Herman Brown

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Person.png Herman Brown SpartacusRdf-entity.pngRdf-icon.png
Died1962 (Age 69)
Alma materUniversity of Texas
Member ofSuite 8F Group
The 'Brown' in construction company "Brown and Root", a leader in the military-industrial complex.

Herman Brown was a the owner of the construction company Brown and Root, a "cost-plus-fee" part of the military-industrial complex. Brown also had Congressman and later president Lyndon B. Johnston in his pocket.


In 1914 Brown went into the construction business. Dan Root, Herman's brother-in-law, a prosperous cotton farmer, invested in the company. Eventually the company became known as Brown and Root. He was later joined by his brother, George Brown.

Brown was a strong opponent of Franklin D. Roosevelt and the New Deal. But thanks to the same New Deal, Brown and Root grew rapidly as a result of obtaining a large number of municipal and federal government projects. This included the Marshall Ford Dam on the Colorado River. This was worth $27,000,000. In a letter written to Lyndon B. Johnson, George Brown, admitted the company was set to make a $2,000,000 profit out of just a small part of the deal. In 1940 the company won a $90 million contract to build the Naval Air Station at Corpus Christi.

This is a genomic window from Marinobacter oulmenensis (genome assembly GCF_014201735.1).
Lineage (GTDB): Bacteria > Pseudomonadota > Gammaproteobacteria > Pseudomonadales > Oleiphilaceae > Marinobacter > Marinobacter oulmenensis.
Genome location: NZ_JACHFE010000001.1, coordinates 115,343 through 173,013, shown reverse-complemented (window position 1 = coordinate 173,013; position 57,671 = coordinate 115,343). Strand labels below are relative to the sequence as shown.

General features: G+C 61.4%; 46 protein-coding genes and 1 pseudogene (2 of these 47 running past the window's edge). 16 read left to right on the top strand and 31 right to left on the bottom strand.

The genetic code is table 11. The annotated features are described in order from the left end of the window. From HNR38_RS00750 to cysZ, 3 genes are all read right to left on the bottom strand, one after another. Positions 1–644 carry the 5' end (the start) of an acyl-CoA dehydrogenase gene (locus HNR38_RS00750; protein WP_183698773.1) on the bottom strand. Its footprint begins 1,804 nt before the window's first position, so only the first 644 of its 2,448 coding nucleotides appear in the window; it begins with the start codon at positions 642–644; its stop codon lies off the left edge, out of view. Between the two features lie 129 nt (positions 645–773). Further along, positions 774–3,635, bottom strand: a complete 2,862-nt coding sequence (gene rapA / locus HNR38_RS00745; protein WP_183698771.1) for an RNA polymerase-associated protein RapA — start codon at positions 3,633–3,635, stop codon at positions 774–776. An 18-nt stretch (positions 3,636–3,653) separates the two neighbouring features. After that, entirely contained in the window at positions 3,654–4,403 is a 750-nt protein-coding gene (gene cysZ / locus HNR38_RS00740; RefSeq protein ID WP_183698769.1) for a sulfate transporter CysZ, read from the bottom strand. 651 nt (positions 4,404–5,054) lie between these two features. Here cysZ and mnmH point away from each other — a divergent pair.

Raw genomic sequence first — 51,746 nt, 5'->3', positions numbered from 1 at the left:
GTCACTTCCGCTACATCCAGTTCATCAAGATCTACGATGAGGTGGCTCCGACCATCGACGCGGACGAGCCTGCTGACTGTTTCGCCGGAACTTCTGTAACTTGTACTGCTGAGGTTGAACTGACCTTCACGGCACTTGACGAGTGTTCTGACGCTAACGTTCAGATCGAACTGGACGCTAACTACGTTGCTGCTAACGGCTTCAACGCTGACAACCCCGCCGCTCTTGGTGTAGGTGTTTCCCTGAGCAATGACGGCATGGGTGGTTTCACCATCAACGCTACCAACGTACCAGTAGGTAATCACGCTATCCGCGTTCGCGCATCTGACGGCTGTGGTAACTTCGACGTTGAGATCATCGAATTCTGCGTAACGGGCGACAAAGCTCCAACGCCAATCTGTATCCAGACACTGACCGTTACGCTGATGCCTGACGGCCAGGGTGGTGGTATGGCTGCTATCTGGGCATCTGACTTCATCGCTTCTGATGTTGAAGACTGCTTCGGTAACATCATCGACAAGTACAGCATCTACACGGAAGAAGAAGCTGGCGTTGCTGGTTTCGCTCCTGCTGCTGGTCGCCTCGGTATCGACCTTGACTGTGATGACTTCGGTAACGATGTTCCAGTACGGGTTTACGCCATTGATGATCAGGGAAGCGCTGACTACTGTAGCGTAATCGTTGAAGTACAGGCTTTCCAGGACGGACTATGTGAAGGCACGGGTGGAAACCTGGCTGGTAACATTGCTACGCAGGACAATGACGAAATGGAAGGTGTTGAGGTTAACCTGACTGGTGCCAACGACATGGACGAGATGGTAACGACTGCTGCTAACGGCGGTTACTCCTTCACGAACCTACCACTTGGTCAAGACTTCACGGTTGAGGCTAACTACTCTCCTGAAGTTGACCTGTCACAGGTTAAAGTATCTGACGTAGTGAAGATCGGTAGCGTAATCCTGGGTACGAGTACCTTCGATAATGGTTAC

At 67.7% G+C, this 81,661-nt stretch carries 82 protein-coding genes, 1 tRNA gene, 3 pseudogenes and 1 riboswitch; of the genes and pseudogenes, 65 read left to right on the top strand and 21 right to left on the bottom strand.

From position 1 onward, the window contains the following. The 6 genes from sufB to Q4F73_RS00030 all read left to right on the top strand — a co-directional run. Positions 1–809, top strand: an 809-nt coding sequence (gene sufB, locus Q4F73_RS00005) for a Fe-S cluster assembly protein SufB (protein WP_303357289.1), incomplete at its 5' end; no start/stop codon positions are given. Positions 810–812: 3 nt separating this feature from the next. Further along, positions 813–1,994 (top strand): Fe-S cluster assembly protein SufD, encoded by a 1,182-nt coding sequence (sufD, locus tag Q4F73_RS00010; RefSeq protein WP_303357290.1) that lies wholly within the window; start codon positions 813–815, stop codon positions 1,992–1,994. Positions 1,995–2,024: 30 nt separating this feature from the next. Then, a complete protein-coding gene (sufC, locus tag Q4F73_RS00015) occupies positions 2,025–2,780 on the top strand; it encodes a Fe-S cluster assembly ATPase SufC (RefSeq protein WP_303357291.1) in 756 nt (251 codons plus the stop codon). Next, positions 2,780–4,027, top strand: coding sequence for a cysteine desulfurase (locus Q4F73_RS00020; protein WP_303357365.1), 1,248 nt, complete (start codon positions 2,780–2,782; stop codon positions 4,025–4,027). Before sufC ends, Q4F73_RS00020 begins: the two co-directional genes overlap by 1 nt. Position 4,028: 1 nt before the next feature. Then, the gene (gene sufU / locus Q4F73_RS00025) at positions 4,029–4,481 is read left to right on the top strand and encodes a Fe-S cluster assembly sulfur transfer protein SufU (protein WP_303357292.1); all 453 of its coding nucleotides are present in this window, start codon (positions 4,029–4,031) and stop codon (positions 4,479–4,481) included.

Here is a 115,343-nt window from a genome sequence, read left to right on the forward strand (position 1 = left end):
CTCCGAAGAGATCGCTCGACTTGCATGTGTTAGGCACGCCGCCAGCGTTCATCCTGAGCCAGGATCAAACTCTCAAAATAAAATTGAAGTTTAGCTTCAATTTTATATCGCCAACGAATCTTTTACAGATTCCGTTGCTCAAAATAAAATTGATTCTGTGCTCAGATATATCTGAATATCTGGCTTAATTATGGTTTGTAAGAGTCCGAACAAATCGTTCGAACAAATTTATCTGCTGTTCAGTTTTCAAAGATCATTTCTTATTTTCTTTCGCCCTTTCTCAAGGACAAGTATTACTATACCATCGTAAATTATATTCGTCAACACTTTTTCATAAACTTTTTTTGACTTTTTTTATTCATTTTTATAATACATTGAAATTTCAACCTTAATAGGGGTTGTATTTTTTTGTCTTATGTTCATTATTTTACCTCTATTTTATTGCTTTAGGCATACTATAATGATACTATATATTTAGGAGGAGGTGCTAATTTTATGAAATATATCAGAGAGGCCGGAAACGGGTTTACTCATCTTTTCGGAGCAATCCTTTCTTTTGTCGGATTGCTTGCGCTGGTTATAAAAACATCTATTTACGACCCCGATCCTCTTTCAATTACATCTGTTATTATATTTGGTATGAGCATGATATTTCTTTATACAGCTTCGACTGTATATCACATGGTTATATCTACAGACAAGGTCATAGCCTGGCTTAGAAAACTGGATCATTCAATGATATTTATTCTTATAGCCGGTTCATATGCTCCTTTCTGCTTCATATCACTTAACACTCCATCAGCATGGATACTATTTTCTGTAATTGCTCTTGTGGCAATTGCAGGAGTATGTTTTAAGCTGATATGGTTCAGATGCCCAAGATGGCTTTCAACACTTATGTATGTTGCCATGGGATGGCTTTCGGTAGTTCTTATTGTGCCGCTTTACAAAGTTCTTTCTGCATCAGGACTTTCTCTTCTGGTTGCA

In 1942 the Brown brothers established the Brown Shipbuilding Company on the Houston Ship Channel. Over the next three years the company built 359 ships and employed 25,000 people. This was worth $27,000,000. This contract was eventually worth $357,000,000. Yet until they got the contract, Brown & Root had never built a single ship of any type.

The brothers became extremely wealthy and in 1951 established the Brown Foundation. It is estimated that over the next forty years the foundation granted more than $381 million to charitable institutions.

In the 1950s Brown & Root constructed air and naval bases in Spain, France and Guam for the United States government. The company also built roads, dams, bridges, petrochemical plants and large offshore drilling platforms. When this happened in the global south, it was part of the US debt trap strategy implemented by economic hitmen.

Following the death of Herman Brown, Halliburton Energy Services acquired Brown & Root in December 1962.

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